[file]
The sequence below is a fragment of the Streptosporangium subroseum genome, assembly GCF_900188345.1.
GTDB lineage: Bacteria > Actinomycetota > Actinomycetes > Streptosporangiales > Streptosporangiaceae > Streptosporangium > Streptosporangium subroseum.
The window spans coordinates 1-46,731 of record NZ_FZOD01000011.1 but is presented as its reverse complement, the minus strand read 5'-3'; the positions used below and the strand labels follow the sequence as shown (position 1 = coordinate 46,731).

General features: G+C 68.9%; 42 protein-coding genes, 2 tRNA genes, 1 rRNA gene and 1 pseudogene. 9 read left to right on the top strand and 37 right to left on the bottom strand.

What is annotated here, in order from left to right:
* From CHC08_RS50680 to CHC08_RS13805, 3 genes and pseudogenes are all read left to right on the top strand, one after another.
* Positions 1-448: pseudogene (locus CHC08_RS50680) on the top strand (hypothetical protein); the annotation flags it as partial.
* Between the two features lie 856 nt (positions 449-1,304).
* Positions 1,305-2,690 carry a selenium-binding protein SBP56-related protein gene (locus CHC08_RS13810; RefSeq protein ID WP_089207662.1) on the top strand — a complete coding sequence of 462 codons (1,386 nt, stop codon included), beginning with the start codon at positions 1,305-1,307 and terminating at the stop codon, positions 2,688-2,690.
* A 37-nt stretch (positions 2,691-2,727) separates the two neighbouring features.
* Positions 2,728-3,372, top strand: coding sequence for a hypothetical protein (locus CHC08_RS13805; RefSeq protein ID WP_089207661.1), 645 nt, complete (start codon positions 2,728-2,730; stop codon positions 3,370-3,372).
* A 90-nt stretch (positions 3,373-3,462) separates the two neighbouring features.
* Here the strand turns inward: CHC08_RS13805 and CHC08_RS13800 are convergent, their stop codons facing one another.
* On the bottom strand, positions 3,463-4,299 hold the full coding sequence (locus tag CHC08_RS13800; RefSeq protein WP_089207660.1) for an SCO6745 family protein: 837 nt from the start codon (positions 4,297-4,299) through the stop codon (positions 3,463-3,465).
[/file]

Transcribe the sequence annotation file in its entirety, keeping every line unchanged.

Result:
The sequence below is a fragment of the Streptosporangium subroseum genome, assembly GCF_900188345.1.
GTDB lineage: Bacteria > Actinomycetota > Actinomycetes > Streptosporangiales > Streptosporangiaceae > Streptosporangium > Streptosporangium subroseum.
The window spans coordinates 1-46,731 of record NZ_FZOD01000011.1 but is presented as its reverse complement, the minus strand read 5'-3'; the positions used below and the strand labels follow the sequence as shown (position 1 = coordinate 46,731).

General features: G+C 68.9%; 42 protein-coding genes, 2 tRNA genes, 1 rRNA gene and 1 pseudogene. 9 read left to right on the top strand and 37 right to left on the bottom strand.

What is annotated here, in order from left to right:
* From CHC08_RS50680 to CHC08_RS13805, 3 genes and pseudogenes are all read left to right on the top strand, one after another.
* Positions 1-448: pseudogene (locus CHC08_RS50680) on the top strand (hypothetical protein); the annotation flags it as partial.
* Between the two features lie 856 nt (positions 449-1,304).
* Positions 1,305-2,690 carry a selenium-binding protein SBP56-related protein gene (locus CHC08_RS13810; RefSeq protein ID WP_089207662.1) on the top strand — a complete coding sequence of 462 codons (1,386 nt, stop codon included), beginning with the start codon at positions 1,305-1,307 and terminating at the stop codon, positions 2,688-2,690.
* A 37-nt stretch (positions 2,691-2,727) separates the two neighbouring features.
* Positions 2,728-3,372, top strand: coding sequence for a hypothetical protein (locus CHC08_RS13805; RefSeq protein ID WP_089207661.1), 645 nt, complete (start codon positions 2,728-2,730; stop codon positions 3,370-3,372).
* A 90-nt stretch (positions 3,373-3,462) separates the two neighbouring features.
* Here the strand turns inward: CHC08_RS13805 and CHC08_RS13800 are convergent, their stop codons facing one another.
* On the bottom strand, positions 3,463-4,299 hold the full coding sequence (locus tag CHC08_RS13800; RefSeq protein WP_089207660.1) for an SCO6745 family protein: 837 nt from the start codon (positions 4,297-4,299) through the stop codon (positions 3,463-3,465).